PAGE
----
• beneficial to/ harmful to/ damaging to
  • committed to/ dedicated to
  • dedicated to/ devoted to
  • friendly to/ unfriendly to
  • kind to/ cruel to
  • receptive to/ indifferent to/ opposed to
  • related to/ similar to/ unrelated to
  • rude to/ impolite to/ polite to
  • similar to/ dissimilar to
  • superior to/ inferior to
  • angry with/ furious with
  • associated with/ linked with
  • blessed with/ cursed with
  • bored with/ fed up with
  • busy with/ occupied with
  • careful with/ careless with
  • comfortable with/ okay with/ uncomfortable with
  • compatible with/ incompatible with
  • crowded with/ packed with/ cluttered with
  • familiar with/ unfamiliar with/ acquainted with/ unacquainted with
  • happy with/ content with/ pleased with/ delighted with/ satisfied with/ disappointed with

Useful ones to teach which don’t fit above include, in approximate order of importance:

  • interested in
  • keen on
  • allergic to
  • fond of
  • addicted to
  • responsible for
  • dependent on
  • equal to

As can be seen above, some adjectives take more than one preposition, often with a change in meaning like:

  • mad at (angry at)/ mad about (very keen on)
  • happy about something/ happy for someone
  • angry at (aimed at someone)/ angry about (a topic)
  • bored by (not interested)/ bored with (fed up with/ had enough of)
  • kind to him (helping him)/ kind of him (helping me)
  • friendly of him (to me)/ friendly to him (from me)

There are also regional differences, as in “different from/ than/ to”.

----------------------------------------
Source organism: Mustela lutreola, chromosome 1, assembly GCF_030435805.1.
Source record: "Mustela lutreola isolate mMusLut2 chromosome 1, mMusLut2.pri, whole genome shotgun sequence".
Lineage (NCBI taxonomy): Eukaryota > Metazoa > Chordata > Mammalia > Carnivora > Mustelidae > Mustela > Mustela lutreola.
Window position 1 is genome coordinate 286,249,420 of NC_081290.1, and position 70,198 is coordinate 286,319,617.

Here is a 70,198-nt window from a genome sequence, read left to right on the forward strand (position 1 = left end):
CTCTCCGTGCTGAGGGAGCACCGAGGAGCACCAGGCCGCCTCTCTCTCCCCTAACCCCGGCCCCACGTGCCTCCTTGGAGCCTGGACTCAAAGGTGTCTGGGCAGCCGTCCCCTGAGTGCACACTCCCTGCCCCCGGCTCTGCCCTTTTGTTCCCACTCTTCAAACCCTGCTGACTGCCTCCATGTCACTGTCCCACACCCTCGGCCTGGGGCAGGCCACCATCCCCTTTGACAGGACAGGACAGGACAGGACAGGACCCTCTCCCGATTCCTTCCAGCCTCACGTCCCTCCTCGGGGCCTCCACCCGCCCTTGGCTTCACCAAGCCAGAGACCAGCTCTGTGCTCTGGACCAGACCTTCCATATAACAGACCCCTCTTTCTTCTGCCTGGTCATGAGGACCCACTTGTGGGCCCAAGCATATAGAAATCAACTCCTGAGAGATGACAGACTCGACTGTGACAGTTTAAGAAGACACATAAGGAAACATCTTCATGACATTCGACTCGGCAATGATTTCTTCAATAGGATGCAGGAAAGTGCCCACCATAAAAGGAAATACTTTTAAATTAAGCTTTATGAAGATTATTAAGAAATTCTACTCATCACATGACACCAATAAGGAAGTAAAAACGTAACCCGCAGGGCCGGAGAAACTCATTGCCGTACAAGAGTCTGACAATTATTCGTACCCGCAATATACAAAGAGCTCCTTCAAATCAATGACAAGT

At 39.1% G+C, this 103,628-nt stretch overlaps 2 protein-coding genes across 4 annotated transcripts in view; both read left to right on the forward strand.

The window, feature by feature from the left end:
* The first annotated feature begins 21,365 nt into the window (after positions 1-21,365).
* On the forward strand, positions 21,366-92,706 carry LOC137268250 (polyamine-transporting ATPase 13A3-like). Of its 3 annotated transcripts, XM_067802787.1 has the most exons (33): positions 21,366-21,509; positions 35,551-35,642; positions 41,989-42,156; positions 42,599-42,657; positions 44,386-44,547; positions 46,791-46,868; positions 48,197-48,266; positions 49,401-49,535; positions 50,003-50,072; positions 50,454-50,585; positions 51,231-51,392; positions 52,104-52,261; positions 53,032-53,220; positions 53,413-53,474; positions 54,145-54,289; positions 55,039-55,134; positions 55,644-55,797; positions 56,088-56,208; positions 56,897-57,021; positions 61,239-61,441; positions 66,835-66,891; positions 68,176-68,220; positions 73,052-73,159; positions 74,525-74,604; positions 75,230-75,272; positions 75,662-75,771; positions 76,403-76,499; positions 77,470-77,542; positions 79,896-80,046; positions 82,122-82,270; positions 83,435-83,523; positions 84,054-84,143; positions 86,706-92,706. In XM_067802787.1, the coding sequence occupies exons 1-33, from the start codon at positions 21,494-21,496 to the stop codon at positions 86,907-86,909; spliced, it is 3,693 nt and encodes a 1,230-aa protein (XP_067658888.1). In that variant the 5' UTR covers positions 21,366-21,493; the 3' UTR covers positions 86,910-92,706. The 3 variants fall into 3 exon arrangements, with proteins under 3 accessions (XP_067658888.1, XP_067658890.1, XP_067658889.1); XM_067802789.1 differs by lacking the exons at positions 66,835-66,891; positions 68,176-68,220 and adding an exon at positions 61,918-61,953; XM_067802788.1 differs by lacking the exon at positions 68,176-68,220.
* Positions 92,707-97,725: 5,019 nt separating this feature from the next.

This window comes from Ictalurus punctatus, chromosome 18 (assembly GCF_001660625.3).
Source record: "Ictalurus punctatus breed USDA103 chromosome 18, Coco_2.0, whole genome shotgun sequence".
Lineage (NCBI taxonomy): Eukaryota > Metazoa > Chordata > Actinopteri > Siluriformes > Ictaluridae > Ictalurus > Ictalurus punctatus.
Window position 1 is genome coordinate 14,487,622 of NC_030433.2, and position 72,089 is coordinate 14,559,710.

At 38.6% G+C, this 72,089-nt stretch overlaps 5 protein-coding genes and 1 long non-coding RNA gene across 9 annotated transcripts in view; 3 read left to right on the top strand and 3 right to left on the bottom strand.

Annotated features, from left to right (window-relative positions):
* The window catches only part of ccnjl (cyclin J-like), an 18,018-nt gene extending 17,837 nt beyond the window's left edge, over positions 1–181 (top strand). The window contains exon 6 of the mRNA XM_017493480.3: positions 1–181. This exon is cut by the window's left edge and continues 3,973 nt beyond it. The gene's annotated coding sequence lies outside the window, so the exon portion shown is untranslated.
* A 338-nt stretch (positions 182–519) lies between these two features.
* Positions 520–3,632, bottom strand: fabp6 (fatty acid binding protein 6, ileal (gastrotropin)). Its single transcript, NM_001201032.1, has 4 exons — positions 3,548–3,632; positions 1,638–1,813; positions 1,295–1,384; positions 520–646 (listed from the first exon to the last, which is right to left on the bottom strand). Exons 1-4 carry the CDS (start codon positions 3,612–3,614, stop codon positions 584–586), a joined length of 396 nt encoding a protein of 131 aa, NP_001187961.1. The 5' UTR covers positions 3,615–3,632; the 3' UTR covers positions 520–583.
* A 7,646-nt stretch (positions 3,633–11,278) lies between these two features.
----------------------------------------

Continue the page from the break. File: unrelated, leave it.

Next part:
How to present adjective plus preposition collocations

If students already know the adjectives, it should be easy for them to start with a comprehension task or production task that includes “happy about”, “disappointed by”, etc, before the prepositions are explained. Topics which could bring up many of the adjectives above include:

  • first dates
  • (good and bad/ memorable/ life-changing) experiences (of travel, etc)
  • workmates/ teamwork
  • life stages (ceremonies, celebrations, exams, etc)
  • (reactions to) arts and media
  • overcoming difficulties
  • expectations and reality
  • (online) reviews (vs your own experiences)
  • job applications
  • online profiles
  • (people’s impressions of/ the reality of) famous people
  • (making up for) mistakes/ complaints
  • pranks
  • learning moments
  • interactions with strangers
  • (choosing/ training for/ good and bad) managers
  • blessings in disguise

There are many possible activities with such topics. For instance, you could give students a subject like “Being a teacher” and ask them to rank suggested adjectives that could be important in that situation like “Patient with parents” and “Skilled at using computers”. Students can then be tested on their memory of the prepositions that went with the words that they just saw/ used, before they try to find patterns in what kinds of words go with each.

How to practise adjective plus preposition collocations

There are fun practice activities in the article 11 Adjective Plus Preposition Games.

Written by Alex Case for Tefl.NET June 2024
Alex Case is the author of TEFLtastic and the Teaching...: Interactive Classroom Activities series of business and exam skills e-books for teachers